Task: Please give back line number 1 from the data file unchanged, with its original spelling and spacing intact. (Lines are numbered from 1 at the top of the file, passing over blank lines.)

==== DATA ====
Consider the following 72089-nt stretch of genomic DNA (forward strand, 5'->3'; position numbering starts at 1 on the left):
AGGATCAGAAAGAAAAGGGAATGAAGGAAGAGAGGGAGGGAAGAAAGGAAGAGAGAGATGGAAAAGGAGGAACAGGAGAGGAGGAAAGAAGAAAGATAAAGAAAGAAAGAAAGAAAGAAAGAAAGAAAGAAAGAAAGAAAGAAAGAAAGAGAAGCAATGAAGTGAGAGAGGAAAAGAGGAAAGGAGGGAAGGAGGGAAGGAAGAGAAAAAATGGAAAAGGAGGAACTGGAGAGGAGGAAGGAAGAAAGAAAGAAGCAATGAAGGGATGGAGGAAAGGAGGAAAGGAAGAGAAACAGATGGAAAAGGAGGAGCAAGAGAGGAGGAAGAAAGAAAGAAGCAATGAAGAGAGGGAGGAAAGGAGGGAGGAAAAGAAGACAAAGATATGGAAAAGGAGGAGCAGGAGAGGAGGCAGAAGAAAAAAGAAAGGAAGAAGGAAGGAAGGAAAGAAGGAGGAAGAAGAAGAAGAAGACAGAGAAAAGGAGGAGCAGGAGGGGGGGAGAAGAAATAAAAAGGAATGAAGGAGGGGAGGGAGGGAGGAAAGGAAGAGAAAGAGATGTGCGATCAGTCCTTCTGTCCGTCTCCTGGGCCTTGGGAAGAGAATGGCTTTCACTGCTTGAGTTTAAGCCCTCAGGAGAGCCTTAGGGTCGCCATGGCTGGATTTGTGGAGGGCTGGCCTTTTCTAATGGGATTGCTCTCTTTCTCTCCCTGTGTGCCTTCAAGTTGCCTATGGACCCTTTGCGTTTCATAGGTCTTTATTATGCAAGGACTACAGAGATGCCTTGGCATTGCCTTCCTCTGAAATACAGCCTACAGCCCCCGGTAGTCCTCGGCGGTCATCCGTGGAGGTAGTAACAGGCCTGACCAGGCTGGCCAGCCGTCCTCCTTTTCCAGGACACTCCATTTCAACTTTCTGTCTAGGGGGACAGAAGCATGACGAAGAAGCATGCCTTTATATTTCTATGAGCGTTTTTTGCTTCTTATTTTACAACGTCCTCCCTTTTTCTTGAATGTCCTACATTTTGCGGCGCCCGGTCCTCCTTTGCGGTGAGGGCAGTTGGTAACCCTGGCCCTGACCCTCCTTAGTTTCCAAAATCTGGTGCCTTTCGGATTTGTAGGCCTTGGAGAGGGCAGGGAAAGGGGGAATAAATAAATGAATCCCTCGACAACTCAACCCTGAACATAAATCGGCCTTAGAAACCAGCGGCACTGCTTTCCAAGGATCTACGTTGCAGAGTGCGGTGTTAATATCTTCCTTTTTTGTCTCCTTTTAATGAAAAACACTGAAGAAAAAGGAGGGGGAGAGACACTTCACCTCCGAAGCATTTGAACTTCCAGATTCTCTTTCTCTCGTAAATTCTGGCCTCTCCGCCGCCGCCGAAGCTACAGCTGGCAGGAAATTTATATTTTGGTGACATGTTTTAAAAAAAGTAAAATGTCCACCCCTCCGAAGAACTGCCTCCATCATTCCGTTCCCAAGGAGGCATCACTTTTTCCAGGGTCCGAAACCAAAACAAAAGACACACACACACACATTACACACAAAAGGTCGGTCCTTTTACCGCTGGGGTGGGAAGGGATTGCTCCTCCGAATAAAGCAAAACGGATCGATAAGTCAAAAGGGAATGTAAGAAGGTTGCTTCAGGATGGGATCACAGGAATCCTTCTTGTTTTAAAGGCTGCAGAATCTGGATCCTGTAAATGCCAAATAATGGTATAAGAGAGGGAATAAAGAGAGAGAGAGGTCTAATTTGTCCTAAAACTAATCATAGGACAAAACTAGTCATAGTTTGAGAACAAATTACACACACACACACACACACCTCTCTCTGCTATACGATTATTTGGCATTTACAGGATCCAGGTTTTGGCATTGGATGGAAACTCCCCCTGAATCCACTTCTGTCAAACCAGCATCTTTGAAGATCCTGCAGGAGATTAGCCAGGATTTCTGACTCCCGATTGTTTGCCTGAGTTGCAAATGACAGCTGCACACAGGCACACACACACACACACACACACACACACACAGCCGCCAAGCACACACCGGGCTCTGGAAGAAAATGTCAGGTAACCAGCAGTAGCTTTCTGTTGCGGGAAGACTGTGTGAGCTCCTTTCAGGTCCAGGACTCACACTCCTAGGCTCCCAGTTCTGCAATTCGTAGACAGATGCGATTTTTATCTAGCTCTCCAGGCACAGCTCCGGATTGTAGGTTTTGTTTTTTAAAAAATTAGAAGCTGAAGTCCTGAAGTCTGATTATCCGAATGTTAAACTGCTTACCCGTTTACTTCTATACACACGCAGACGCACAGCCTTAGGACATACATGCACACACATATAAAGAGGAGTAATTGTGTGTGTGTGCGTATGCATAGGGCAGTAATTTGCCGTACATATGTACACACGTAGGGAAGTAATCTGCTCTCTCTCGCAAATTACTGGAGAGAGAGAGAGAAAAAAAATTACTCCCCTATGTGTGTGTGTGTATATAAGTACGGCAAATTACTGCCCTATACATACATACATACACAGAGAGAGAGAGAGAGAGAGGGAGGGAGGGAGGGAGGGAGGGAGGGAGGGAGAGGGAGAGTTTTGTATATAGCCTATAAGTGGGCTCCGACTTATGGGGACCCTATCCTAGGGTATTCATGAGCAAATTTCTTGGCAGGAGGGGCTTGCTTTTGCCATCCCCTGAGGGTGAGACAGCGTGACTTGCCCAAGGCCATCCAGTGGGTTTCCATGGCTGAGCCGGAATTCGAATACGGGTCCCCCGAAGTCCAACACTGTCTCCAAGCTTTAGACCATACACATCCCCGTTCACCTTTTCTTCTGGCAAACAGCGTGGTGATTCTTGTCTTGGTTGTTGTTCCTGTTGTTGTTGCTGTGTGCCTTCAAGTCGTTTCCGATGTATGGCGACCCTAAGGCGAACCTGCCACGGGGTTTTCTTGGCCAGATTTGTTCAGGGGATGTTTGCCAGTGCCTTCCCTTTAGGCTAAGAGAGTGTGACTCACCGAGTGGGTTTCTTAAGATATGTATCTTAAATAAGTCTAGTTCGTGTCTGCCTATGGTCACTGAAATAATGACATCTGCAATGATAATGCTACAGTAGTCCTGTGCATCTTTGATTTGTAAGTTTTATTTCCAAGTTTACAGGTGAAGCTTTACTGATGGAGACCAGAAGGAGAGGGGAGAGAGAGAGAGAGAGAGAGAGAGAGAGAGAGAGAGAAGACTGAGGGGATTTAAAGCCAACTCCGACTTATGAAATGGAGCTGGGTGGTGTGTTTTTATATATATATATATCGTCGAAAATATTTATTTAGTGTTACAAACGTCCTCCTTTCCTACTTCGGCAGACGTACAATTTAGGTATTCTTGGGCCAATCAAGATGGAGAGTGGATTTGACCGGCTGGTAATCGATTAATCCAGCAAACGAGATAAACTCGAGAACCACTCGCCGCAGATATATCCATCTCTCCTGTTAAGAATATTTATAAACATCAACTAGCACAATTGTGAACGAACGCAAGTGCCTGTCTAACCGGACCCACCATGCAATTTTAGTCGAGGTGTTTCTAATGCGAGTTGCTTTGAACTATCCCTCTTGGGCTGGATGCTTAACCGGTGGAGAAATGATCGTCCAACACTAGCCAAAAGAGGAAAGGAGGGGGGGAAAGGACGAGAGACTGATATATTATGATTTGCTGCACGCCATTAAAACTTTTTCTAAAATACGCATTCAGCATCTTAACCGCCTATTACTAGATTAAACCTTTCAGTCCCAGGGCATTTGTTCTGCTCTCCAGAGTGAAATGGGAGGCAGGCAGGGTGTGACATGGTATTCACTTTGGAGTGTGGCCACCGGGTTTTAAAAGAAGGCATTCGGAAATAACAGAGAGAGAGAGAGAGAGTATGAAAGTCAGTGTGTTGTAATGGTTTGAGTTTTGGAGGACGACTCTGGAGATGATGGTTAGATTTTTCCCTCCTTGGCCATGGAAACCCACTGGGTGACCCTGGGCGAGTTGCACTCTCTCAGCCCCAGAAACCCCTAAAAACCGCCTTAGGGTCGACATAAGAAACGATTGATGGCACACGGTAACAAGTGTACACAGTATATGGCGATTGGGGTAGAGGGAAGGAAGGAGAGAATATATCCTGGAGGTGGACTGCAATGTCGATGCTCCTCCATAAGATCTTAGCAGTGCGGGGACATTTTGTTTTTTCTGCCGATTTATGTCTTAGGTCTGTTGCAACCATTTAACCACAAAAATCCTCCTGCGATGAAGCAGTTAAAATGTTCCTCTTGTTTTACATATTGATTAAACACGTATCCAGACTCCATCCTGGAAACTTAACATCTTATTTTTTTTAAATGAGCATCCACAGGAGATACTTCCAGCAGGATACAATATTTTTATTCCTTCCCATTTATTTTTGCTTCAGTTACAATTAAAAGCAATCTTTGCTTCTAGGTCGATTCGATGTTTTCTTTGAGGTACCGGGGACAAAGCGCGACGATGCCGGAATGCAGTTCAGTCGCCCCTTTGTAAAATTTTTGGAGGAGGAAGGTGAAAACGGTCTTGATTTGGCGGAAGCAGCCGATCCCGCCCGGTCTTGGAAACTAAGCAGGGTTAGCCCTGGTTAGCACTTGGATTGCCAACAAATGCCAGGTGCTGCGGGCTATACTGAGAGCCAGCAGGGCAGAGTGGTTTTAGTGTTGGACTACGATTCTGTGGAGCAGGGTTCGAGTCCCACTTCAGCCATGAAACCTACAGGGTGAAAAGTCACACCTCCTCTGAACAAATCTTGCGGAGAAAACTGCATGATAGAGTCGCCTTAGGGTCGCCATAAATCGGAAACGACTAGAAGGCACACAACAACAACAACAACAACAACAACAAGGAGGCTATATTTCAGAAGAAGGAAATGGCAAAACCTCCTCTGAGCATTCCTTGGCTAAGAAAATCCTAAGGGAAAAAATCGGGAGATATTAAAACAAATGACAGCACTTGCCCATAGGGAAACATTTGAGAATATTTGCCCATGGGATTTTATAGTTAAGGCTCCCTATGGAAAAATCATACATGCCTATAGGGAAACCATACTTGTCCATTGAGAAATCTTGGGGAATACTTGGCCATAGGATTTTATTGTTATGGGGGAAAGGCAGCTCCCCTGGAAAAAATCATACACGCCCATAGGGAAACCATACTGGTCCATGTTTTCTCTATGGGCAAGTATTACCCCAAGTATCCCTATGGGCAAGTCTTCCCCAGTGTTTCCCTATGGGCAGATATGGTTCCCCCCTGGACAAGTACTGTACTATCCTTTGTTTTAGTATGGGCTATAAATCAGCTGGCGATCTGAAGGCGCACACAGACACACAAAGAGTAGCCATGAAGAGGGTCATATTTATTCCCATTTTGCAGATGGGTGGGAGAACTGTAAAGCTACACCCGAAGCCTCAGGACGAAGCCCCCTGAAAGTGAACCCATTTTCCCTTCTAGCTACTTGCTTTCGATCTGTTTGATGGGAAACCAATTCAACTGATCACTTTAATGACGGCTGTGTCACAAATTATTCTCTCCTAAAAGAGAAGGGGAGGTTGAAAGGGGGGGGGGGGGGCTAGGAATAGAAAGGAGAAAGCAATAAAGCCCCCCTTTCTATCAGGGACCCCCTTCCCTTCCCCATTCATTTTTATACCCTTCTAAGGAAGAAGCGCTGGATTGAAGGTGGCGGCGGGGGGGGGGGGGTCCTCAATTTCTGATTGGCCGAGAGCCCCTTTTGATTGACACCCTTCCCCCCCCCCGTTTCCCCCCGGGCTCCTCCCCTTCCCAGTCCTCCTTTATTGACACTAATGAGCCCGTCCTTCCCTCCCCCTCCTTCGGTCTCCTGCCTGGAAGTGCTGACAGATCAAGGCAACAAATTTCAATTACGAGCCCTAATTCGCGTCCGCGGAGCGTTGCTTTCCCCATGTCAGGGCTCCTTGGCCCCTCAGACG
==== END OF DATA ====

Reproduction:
Consider the following 72089-nt stretch of genomic DNA (forward strand, 5'->3'; position numbering starts at 1 on the left):